Inelastic Demand for Apples | My Assignment Tutor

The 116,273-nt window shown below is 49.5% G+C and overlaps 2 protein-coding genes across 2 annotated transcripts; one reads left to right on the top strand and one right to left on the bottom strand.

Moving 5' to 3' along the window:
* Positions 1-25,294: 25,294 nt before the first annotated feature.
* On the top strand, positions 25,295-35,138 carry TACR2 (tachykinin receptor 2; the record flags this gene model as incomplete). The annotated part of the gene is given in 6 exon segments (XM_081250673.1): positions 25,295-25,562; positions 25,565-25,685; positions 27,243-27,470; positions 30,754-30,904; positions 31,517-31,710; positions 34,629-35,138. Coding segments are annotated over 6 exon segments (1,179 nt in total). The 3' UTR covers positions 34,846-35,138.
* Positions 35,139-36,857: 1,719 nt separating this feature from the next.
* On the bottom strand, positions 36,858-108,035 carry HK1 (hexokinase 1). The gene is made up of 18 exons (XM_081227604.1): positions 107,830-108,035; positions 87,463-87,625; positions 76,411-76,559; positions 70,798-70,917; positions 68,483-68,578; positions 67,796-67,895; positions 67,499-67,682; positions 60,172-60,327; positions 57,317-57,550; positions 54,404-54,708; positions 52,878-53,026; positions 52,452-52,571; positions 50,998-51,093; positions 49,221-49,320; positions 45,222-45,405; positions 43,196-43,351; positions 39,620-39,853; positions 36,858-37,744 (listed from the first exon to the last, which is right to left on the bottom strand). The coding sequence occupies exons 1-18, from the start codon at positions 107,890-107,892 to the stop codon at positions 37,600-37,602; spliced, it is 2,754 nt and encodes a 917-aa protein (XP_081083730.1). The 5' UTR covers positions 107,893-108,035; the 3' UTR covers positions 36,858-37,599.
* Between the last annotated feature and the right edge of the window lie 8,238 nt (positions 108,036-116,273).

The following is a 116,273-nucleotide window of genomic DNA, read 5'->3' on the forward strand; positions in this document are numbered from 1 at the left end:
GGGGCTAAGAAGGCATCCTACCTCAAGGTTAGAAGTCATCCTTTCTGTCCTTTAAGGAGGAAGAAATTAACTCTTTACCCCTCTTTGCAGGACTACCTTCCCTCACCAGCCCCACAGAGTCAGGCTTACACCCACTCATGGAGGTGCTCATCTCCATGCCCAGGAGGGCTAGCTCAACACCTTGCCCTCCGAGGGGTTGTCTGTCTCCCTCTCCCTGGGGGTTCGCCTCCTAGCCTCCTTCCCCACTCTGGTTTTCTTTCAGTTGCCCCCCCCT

44 The IUP Journal of Managerial Economics, Vol. IX, No. 2, 2011Paradox of Plenty,with Special Reference toInelastic Demand for ApplesMonika Jain** Associate Professor, IILM College of Management Studies, 17 & 18 Knowledge Park, Greater Noida201306, India. E-mail: [email protected]© 2011 IUP. All Rights Reserved.Paradox of plenty in agriculture implies that a bumper crop reaped bythe farmers brings a smaller total income to them. The fall in the incomeor revenue of the farmer as a result of the bumper crop is due to the factthat with greater supply the prices of the crop decline drastically and inthe context of inelastic demand for them, bring about fall in the incomeof the farmers. Thus, bumper crop, instead of raising their incomes,reduces them. The reason for this lies in the elasticity of demand forfood stuff. The demand for food stuff is fairly inelastic. An increase intheir supply tends to lower their price. The lower price does not increasethe demand for it as per the law of demand or a normal price-demandrelationship. Thus large harvest tends to bring low revenue to the farmers.IntroductionThe agricultural sector is a very unique sector because it is characterized by demand forand supply of the goods. The principal characteristics of demand are that it is both incomeand price inelastic, and it is highly dependent on population and their tastes andpreferences, which cause demand to be static in both the short and long run. On the otherhand, supply is highly volatile in the short run due to extraneous factors because supplyis a biological process, though in the long run due to technological advances we tend toobserve an increasing trend. Also, because agricultural products are perishable and theirproduction time is long, supply will be inelastic, and so producers will have to supply inthe short run even at very low prices. Another characteristic of supply is its atomisticstructure and asset fixity. These basically imply that there are a large number of insignificantproducers and most agricultural assets are fixed. These have various implications forprices which are very unstable in the short run and in the long run show a declining trend.Similarly, farm incomes tend to be unstable in the short run and converge in the long run,Paradox of Plenty, with Special Reference 45to Inelastic Demand for Applesthough it must be noted that this is also due to extensive government subsidization ofagriculture.In the short run, demand in the agricultural industry is affected by the fact that it isincome inelastic because of Engel’s law that basically states that as income rises, theproportion of income spent on food falls. In other words, the income elasticity of demandfor food lies between 0 and 1. At this point it must be noted that consumption is differentfrom expenditure unless all goods have the same price. In other words, the money aconsumer spends on food (i.e., expenditure) may increase, remain stable or even decrease,but his consumption will decrease.Apart from being income inelastic, demand is also relatively price inelastic. Priceelasticity of demand is the change in quantity demanded as a result of a change in pricewhich in the case of agricultural goods is relatively low. This is because after consumershave bought the amount of food they require, no matter how much producers lower theprices, they will not consume more because excess consumption would lead to lower or evennegative marginal utility. Also, the lack of substitutes and the fact that food occupies a lowbudget share will mean that consumers are even less sensitive to price changes, causingagricultural prices to be very volatile in the short run without having a great effect on demand.As a result, demand for goods in the agriculture industry is fairly stable mainly becauseof low price and income elasticity. Even though income and price elasticity are essentialstepping stones to determine the demand for agricultural products in the short run, thereare other factors that play a significant role in the long run. One of these factors ispopulation; the only way the demand for agricultural produce can increase is due to anincrease in population, as shown in Figure 1, which shows the dependency betweenpopulation and food.Figure 1: Dependency Between Population and FoodEconomicGrowthFoodProduction PopulationBy combining what affects demand in the short run and in the long run, we can deducethat demand for agricultural products is relatively stable in the long run, as the consumers,regardless of changes in price and income, will not demand above a fixed amount. Alsothe fact that food products do not have any substitutes implies that consumers will not beable to consume below a certain amount as they need a certain amount of food to survive.Thus, demand for food will converge in the long run and be relatively stable, as the only46 The IUP Journal of Managerial Economics, Vol. IX, No. 2, 2011thing that can affect it in the long run is population increase or a change in their tastes andpreferences, which in most developed economies does not occur.On the other hand, we have supply of agricultural goods which is subject to the vagariesof weather and crop diseases in the short run, which are factors that cannot be controlledby the producer when deciding upon whether to supply or not. The above two factorsimply that supply will be highly unstable in the short run, leading to fluctuation in prices,and as a result, income in the agricultural sector will be very volatile, as illustrated byFigure 2.In Figure 2, we see that in a bad year when producers can get high prices for theirproduce, very few of them are able to produce. Thus, even though the desired price isachieved in the market, crop disease and weather hinder their ability to make profits fromhigher price, as shown by the shaded area in Figure 2. On the other hand, in a good yearwhen most of them can supply more, the price they get for their goods in the market is toolow and thus most make very low profits. From the above, we deduce that short-run supplyis relatively inelastic mainly because the goods are perishable and the production periodis too long. Also we see that farm incomes are usually very unstable, especially consideringthe atomistic structure of the market, which means that a single producer cannot affect themarket in any way. In other words, once a farmer has produced a certain amount of food hehas to sell it, otherwise it would perish and he would have to incur higher cost per unitproduced. At the same time, because agricultural goods take a relatively long time toproduce, once a farmer has decided to produce, he cannot withhold production if at theend the food prices are too low. Thus, he is unable to respond to changes in price either byincreasing or decreasing supply. This leads to the paradox of income in the agriculturalFigure 2: Demand and Supply of Agricultural GoodsPP3P2SupplyQQ Bad Year Q Good YearDemandParadox of Plenty, with Special Reference 47to Inelastic Demand for Applessector where profits in a bad year are greater than profits in a good year. However, thiswould not occur if the agricultural industry faced a relatively more elastic demand curve.Paradox of plenty in agriculture implies that a bumper crop reaped by the farmersbrings a smaller total income to them. The fall in the income or revenue of the farmer as aresult of the bumper crop is due to the fact that with greater supply, the prices of the cropdecline drastically and, in the context of inelastic demand for them, brings about fall in theincome of the farmers. Thus, bumper crop instead of raising their incomes reduces them.The reason for this lies in the elasticity of demand for food. The demand for food is fairlyinelastic. An increase in their supply tends to lower their price. The lower price does notincrease its demand as per the law of demand or a normal price-demand relationship.Thus, large harvest tends to bring low revenue to the farmers.In the case of the farmers, the key to their problem is that the demand curve for theirproducts is quite inelastic. This means that if the harvest is unusually good, a large drop inprice is necessary to encourage the consumers to use the additional grain. If the elasticitycoefficient is 0.5, for example, and the harvest is 10% larger than that of the preceding year,then a 20% drop in prices will occur (assuming that the many things that we keep constantin drawing the demand curve have remained constant) (see Figure 3). As this price reductionmore than offsets the effect of the larger harvest, the average income of the farmer drops.Review of LiteratureDeCola and Sanchez (2000) examined the factors which contributed to the decline in theprices of soybean at the Chicago Board of Trade in Illinois on December 12, 2001. Lauren(2009) reported on the state of the tart cherry industry in the US as on August 2009, whentons of unharvested fruit got rotten under a government program aimed at keeping theFigure 3: Inelastic Demand Curve of Agricultural Goods10%Supply 1Quantity20%PriceDemand Supply 2A largerharvest can cutfarm income48 The IUP Journal of Managerial Economics, Vol. IX, No. 2, 2011prices stable. Tart cherry farmers were told by the processors to leave up to 40% of theircrop unharvested.Connor and Peterson (1992) discussed reports on tests of aggregation over consumerfood products and estimates of aggregate food demand elasticities. Their work presenteda simple model framework for quantitative multi-market agricultural sector policy analysis.Robinson (2006) focused on cost squeeze and its subsequent consequences faced by therice growers of the US. Although the initial yield of rice was respectable in the year 2005,the last half of the year saw farmers hit by the hurricane ‘Rita’. Farmers demand a higherprice as they think government programs will not be able to keep up if commodity pricesdo not improve. The overhead cost of rice producers in the mid-south was not being met.The young farmers were the worst hit, as they hardly had enough equity to fall back on. Onthe other hand, there was uncertainty as to how high the fertilizer and fuel prices wouldgo. Farmers had to spend on weed control as well. It was becoming more and morechallenging for farmers to work out the economic numbers for rice.Andreyeva et al. (2010) reviewed 160 studies on price elasticity of demand for majorfood categories to assess the mean elasticities by food categoryand variations in estimatesdue to study design. Price elasticitiesfor foods and nonalcoholic beverages ranged from0.27 to 0.81(absolute values), with food away from home, soft drinks, juiceand meat beingmost responsive to price changes (0.7-0.8).For example, a 10% increase in soft drink pricesreduces consumption by 8-10%.Demand for Apples in IndiaAlthough production and consumption are small in per capita terms, India is the sixthlargest producer and consumer of apples in the world. Growth in both production andconsumption has been sluggish despite rising incomes. Apple demand is responsive tochanges in both income and price, but the demand for domestic, and particularly, importedapples is low due to their high price relative to other fruits.The juicy fruit became 40% cheaper in both wholesale and retail markets in major citiesdue to its bumper crop in 2010. The wholesale price of apple grown in Himachal Pradesh—also known as the ‘apple bowl of the country’—declined to 1,000-1,100 a box of 20 kg in2010, against 1,600-1,700 a box in 2009. At times higher food grain prices lead farmers toincrease acreage and even use fallow land, better support services, and certified seeds andfertilizers, and as a result there is bumper crop. Favorable weather also helps improveproduction. This time, good and timely rainfall in Himachal Pradesh led to recordproduction of apple crop. The prices crashed within weeks of their arrival early in themonth of July. According to the traders a bumper crop in 2010 has turned out to be the pitsfor farmers, as the fruit failed to fetch remunerative prices like in the preceding year. On theone hand, bumper crop means the fruit is more affordable to most consumers, on the otherhand, it implies lower returns to the apple growers. The production in 2010 was about30-40% higher than the preceding year’s yield. As per the Himachal Pradesh’s Directorateof Horticulture, production in Himachal Pradesh was estimated to go up by more thanParadox of Plenty, with Special Reference 49to Inelastic Demand for Applestwo-and-a-half times to 6.35 lakh tons in the current season (July-October) from 2.8 lakhtons in the preceding season. Surplus production of apple in the bulk producing states ofHimachal Pradesh and Jammu and Kashmir in 2010 on account of good rainfall andsnowfall lowered the price of the fruit. Besides the apple from Himachal Pradesh, applesfrom Nawgaon, Purola Belt of Uttarkashi and Chakrata area of Dehradun District havebeen pouring into the local markets. The prices dipped further when apples from Harshilstarted coming after September. As per trade estimates, the production in Jammu andKashmir increased to 11.2 lakh tons in 2010 from 7 lakh tons in the preceding year. Theregular spells of rain in Uttarakhand helped apple production and reports indicated thatproduction touched a record high in 2010. Apple-growers in Himachal Pradesh witnesseda sharp fall in their earnings, despite record production of the popular fruit in 2010.Lekhraj Chauhan, President of Himachal Apple Growers Association said,“Notwithstanding the bumper apple production in the state in 2010, tragically, applegrowers’ income has dropped by almost half due to sale of the fruit at a lower price in themarkets in Delhi and other places.” Metharam Kriplani, President of the Delhi-basedChamber of Azadpur Fruit and Vegetable Traders, opined, “A box of apples (of 22 kg) ispresently selling at 400-900 in Azadpur, the biggest fruit and vegetable market in Asia,compared to 900-1,600 a box last year.”Reasons for Fall in the Price of Apples and Inelastic Demand for ApplesThe same excessive rain which led to the bumper production of apples led to the frequentblockage of roads, crippled the transportation of the crop from the state to national markets,leading to a drop in the apple prices in local market. According to the traders, the price hadbeen pushed 40-50% lower than that of last year. The frequent landslides triggered byexcessive rain too forced the growers to sell the produce in local markets. The growersprefer to sell fresh fruit at reasonable price rather than waiting for the weather to improveand roads to open to take the fruit to other markets.Another reason for the relatively inelastic demand for apples is slow consumptiongrowth. India’s apple consumption has shown little growth in recent years. Consumptiongrowth has been negligible since the late 1980s, a period that corresponded to rapid gainsin income (see Figure 4). Despite rising incomes, India’s per capita apple consumption ofabout 1.35 kg per year is low relative to that of other major apple producing countries(see Figure 5). As apples are a relatively high-priced fruit in India, consumption is largelyconfined to the higher-income segments of the population. Per capita apple consumptionof about 3.5 kg in this segment of the population is still low in comparison to that of othermajor apple producing countries.Growth in per capita apple consumption remains sluggish despite high rates ofeconomic growth that create conditions strengthening the demand for apple and othernon-staple and higher-valued foods. Moreover, with continuous high income growth,50 The IUP Journal of Managerial Economics, Vol. IX, No. 2, 2011there is also a maturing high-income segment of the population with the economic meansand desire to purchase high-value and processed foods.High prices of both domestic and imported apples, compared to that of otherdomestically available fruits, is a key reason for low per capita apple consumption. Althoughincomes are rising and poverty is declining, the bulk of the population still consists oflow- and middle-income consumers who are highly sensitive to prices when purchasingconsumer goods, including food. The average Indian household spends about 55% of itsincome on food, and consumer expenditure studies indicate that consumers readilysubstitute within and between food groups based on relative prices (Murty andRadhakrishna, 1981). For most Indian consumers, including much of the emerging middleclass, price remains an important factor in determining the contents of the food basket.Figure 4: Per Capita Apple Consumption in India01970-74Source: FAOSTAT1. 1980-841985-89Years 1990-94 1995-99 2002Per Capita Consumption (kg)Figure 5: Selected Countries Per Capita Apple Consumption403020100Turkey France China US Russia Japan Mexico Brazil S. Africa IndiaSource: FAOSTAT1991-93 Average2001-03 AveragePer Capita Consumption (kg)CountriesParadox of Plenty, with Special Reference 51to Inelastic Demand for ApplesApples are generally the most expensive of India’s major domestically produced fruitsin most regions and seasons. Other major fruits, including banana, mango and orange, areproduced and consumed in larger quantities than apple, and their wholesale prices aresignificantly lower than that of apple in all seasons (Table 1). Even in India’s peak appleharvest month of October, the apple price is higher than that of the other competing fruits.Banana, with the highest per capita consumption, has by far the lowest price. Mango andorange also have both lower prices and substantially higher per capita consumption thanapple. Grapes, with about the same low level of per capita consumption as apple, are alsoexpensive relative to the other fruits. Even after a fall in the price of apples by 40-50% fromthat in 2009, the apple price at 50 per kilogram (in the retail market) remains higher thanmost of the other fruits like banana, papaya, etc. MonthFruitBengaluruMumbaiKolkataDelhiChennaiJanuaryBananas5.225.873.575.144.65Mangoes–––––Grapes22.5421.4325.5927.9918.92Oranges20.9225.0613.9421.1318.71Apples31.7335.8725.6627.8359.49AprilBananas5.265.503.808.534.73Mangoes–16.4110.5219.3423.44Grapes23.5527.5324.0424.2121.57Oranges20.7727.1613.6720.8816.64Apples39.26–36.8428.4264.75JulyBananas5.366.013.445.085.22Mangoes22.0215.7815.3212.6513.87Grapes–––––Oranges–––––Apples–––––OctoberBananas5.285.873.264.104.74Mangoes–––––Grapes–––––Oranges–18.11–15.0211.25Apples34.7832.1523.8125.6836.40 Source: National Horticulture Board, Ministry of Agriculture, Government of IndiaTable 1: Wholesale Price Comparison of India’s Major Domestic Fruit, 2010( /kg)Note: – No price quoted.52 The IUP Journal of Managerial Economics, Vol. IX, No. 2, 2011Apple ProcessingAlmost all apples produced in India are used for fresh consumption, with only smallquantities being used for processing into products, such as apple juice, jelly or jam. Theparadox would not have been there, if there was a proper processing channel for bumpercrops. In that case the increase in the supply could have been controlled. The price comesdown when there is an increase in supply without a simultaneous increase in demand.So, if we can control the supply, we will be able to control the fall in price.Lack of Integrated Supply ChainsAlthough there are a few government agencies and cooperatives, such as the HimachalPradesh Horticulture Produce Marketing and Processing Corporation (HPMC), involvedin apple marketing, most apples are sold through private marketing channels comprisingof a large number of small-scale brokers and merchants. Information collected during fieldresearch suggests that India’s apple marketing system entails significant marketing costs,and particularly, significant marketing margins for both domestic and imported apples.Most Indian apple production takes place in the hilly northwestern states, and about 70%of the crop are transported to and sold in India’s largest wholesale fruit and vegetablemarket at Azadpur in Delhi. The major marketing channels for apples are for growers toharvest and pack their crop and ship it in 1-2 days by unrefrigerated truck to the Azadpurmarket, where the consignment is then handled and sold by a commission agent. Growershave an option of selling at the prevailing market price or paying for storage in the hope ofgetting a higher price at a later time. When the produce is sold, all marketing costs, includingtransport, handling, and storage costs and the agent’s commission, are deducted and a netprice is paid to the grower. The difference between prices received by growers and thosepaid by consumers consists of marketing costs and marketing margins. Costs includepacking, handling, transport, storage, losses, establishment costs, fees and taxes and othercharges involved in moving the produce from farm to retail market. Marketing margins arethe portion of the difference between grower and consumer prices not accounted for bymarketing costs and include returns (or profits) of wholesalers, retailers, and otherintermediaries in the supply chain, as well as unaccounted costs. Investments in supplychain infrastructure and competition among firms tend to reduce marketing costs andmargins. But in emerging markets, such as India, factors, such as lack of investment andlack of competition may result in relatively high costs and margins. The high relativeprices for domestic apples in the Indian market reflect limited domestic supplies and theprevailing costs of domestic production. Significant marketing costs and trader marginsalso inflate apple prices, although it is not clear if these costs and margins are higher thanthose of other domestic fruits.Income- and Price-Responsiveness of Apple DemandTo project and analyze the trends in the Indian apple market, it is important to understandthe strength of the relationships between apple demand, income growth and apple prices.Available estimates confirm that apple demand is sensitive to changes in both income andParadox of Plenty, with Special Reference 53to Inelastic Demand for Applesprices. Sikka and Azad (1991) estimated income elasticities of demand for Indian fruit andfound that they range between 0.11 and 1.31. Mango consumption was most responsive tochanges in income, followed by apple consumption. Devadoss and Wahl (2004) reportedan income elasticity of demand for domestic apples in India of 1.05. Regression analysisbased on 26 years’ data on per capita apple consumption and real per capita incomeresults in an income elasticity of demand estimate of 1.06, consistent with the other findings.A few government cooperatives, most notably the ‘Safal’ fruit and vegetable marketingproject operated by the National Dairy Development Board in the Delhi region, have soughtto develop a more modern and integrated marketing chain for fruits and vegetables. Butthese account for only small shares of the market. While India’s apples and other fruits aremarketed almost entirely by the private sector, so far, there has been little private investmentin improving the quality of domestic apples to compete with the imported ones. There arecurrently no large-scale or integrated private firms that market apples or other fruits ateither regional or national level. Supermarkets and chain retailers, as well as the supplychain integration and efficiency they foster, remain nascent in India, accounting for lessthan 5% of total consumer food purchases.Poor Post-Harvest Handling PracticesStorageApples are ordinarily not held in cold storage in the producing areas. Apples not soldimmediately by growers and those held for later sale by wholesale merchants may bestored in cold storage in Delhi or other major markets. Although high-quality cold storageexists in most major markets, apples are generally stored in cold storages with cheaperfacilities with less control over temperature and atmosphere.Handling and TransportWith very few exceptions, domestic apples are transported throughout India inunrefrigerated trucks over poor roads, whether it is a 1-2 day trip from Jammu and Kashmiror Himachal Pradesh to Delhi or a 4-5 day trip to Chennai. Growers generally face shortagesof trucks during the peak harvest period, leading to periods of unrefrigerated storage inproducing areas. Trucks are often loaded beyond the stipulated legal and safe norms. Incombination with poor-quality packing materials, overloading leads to heavy pressure onthe fruit and causes damage during transport. Lack of refrigeration, long journey times,and poor packaging reduce the quality of domestic apples available in more distantmarkets, including Mumbai, Chennai and Bangalore.Limited Cold Storage InfrastructureProducers claim that limited availability of high-quality cold storages and refrigeratedcontainers restricts storage volumes. High investment requirements for such infrastructurecould pose a barrier to entry and contribute to the lack of competition. The significance ofthese factors is, however, unclear since repeated visits to the Azadpur market in Delhiindicated substantial unused capacity.54 The IUP Journal of Managerial Economics, Vol. IX, No. 2, 2011ConclusionThe free market price of primary products tends to fluctuate much more than that of themanufactured goods or services. This is mainly due to supply-side influences. A bumpercrop will depress the prices, whilst crop failure will lead to higher prices. Bumper cropscan be disastrous for the farmers if the demand for the product is price inelastic; a large fallin price is needed to sell a little extra produce. One solution to this is buffer stock scheme,but buffer stock schemes have a mixed record of success. A buffer stock scheme (commonlyimplemented as intervention storage, the ‘ever-normal granary’) is an attempt to usecommodity storage for the purpose of stabilizing prices in an economy or, more commonly,in an individual (commodity) market. Specifically, commodities are bought when there isa surplus in the economy, stored, and are then sold from these stores when there is ashortage. Their usefulness is debated by economists. Also, a huge amount of money isrequired to buy the produce when the price is low. Administration and storage costs arealso involved. Diversification leading to food processing will eventually help. Thegovernment should take necessary steps in this direction. The continuing problem ofinternational food price instability needs to be carefully monitored in the future and therole of private versus public stockholding needs to be assessed. Reducing weather andprice uncertainties is an important task for food policy intervention. Dams and drainageditches can reduce the impact of rainfall variations; crop insurance can provide aguaranteed income floor even if heavy investments are wiped out; and research on moreadaptable but still high-yielding plant varieties can reduce the risks of new technology.Similarly, the government can reduce price uncertainty by providing better price forecastinginformation, by using import and export policy to provide a band of prices within whichdomestic price formation can take place, or by implementing a more aggressive floor andceiling price policy with a government-operated buffer stock program. But these efforts tostabilize prices must be visible in market operations, not just in press releases and legislativeactions. Most farmers have learned through painful experiences that simple statements ofgovernment intentions to stabilize prices or even to require them by law are ineffective. Thegovernment should take care of this situation in order to stabilize farmers’ incomes and toencourage them to continue farming whether there are bumper crops or droughts.Bibliography1. Andreyeva Tatiana, Michael W Long and Kelly D Brownell (2010), “The Impact ofFood Prices on Consumption: A Systematic Review of Research on the Price Elasticityof Demand for Food”, American Journal of Public Health, Vol. 100, No. 2,pp. 216-222.2. Belrose Inc. (2003), World Apple Review, Pullman W A Comptroller and AuditorGeneral of India (2004), Audit Report (Civil), Himachal Pradesh for the Year2003/04, available at Connor John M and Peterson Everett B (1992), ”Market Structure Determinants ofNational Brand-Private Label Price Differences of Manufactured Food Prices”,The Journal of Industrial Economics, Vol. 40, pp. 157-171.Paradox of Plenty, with Special Reference 55to Inelastic Demand for Apples4. DeCola Dyanna and Sanchez Marie (2000), ”Soybean Prices Drop as Bumper Cropis Predicted”, Wall Street Journal, Eastern Edition, Vol. 236, No. 52, September 14.5. Deodhar Satish Y (2005a), “Trade Cost, Trade Policy and Trade Volume: A Study ofIndian Apple Market”, Working Paper No. 2005-08-01, Indian Institute ofManagement, Ahmedabad, August, available at Deodhar Satish Y (2005b), “What’s Keeping the Apples Away? Addressing theMarket Integration Issue”, Working Paper No. 2005-08-03, Indian Institute ofManagement, Ahmedabad, August 2005.7. Devadoss S and Wahl T (2004), “Welfare Impacts of Indian Apple Trade Policies”,Applied Economics, Vol. 36, No. 12.8. Dubey A K, Rai N and Yadav D S (2001), “Harnessing of Fruit Potential for Prosperityin Arunachal Pradesh”, ENVIS Bulletin: Himalayan Ecology & Development, Vol. 9,No. 20, ESRI, Redlands, CA.9. Lauren Petter (2009), ”Bumper Cherry Crop Turns Sour”, Wall Street Journal,Eastern Edition, Vol. 254, No. 45, August 22, p. A5.10. Manser E Marliyn (1976), ”Elasticities of Demand for Food: An Analysis Using NonAdditive Utility Functions Allowing for Habit Formation”, Southern Economic Journal,Vol. 43, No. 1.11. Murty K N and Radhakrishna R (1981), “Agricultural Prices, Income Distributionand Demand Patterns in a Low-Income Country”, in Robert E Kalman and J Martinez(Eds.), Computer Applications in Food Production and Agricultural Engineering, NorthHolland Publ. Co.12. Robinson Elton (2006), “Cost Squeeze Takes Shine Off Bumper Crops”, Vol. 33,No. 2, Southwest Farm Press.13. Sikka B K and Azad K C (1991), “Consumption Pattern and Demand Projections forFresh Fruit in India”, Acta Horticulturae, Vol. 270, pp. 231-236, available at # 21J-2011-05-04-01Copyright of IUP Journal of Managerial Economics is the property of IUP Publications and its content may notbe copied or emailed to multiple sites or posted to a listserv without the copyright holder’s express writtenpermission. 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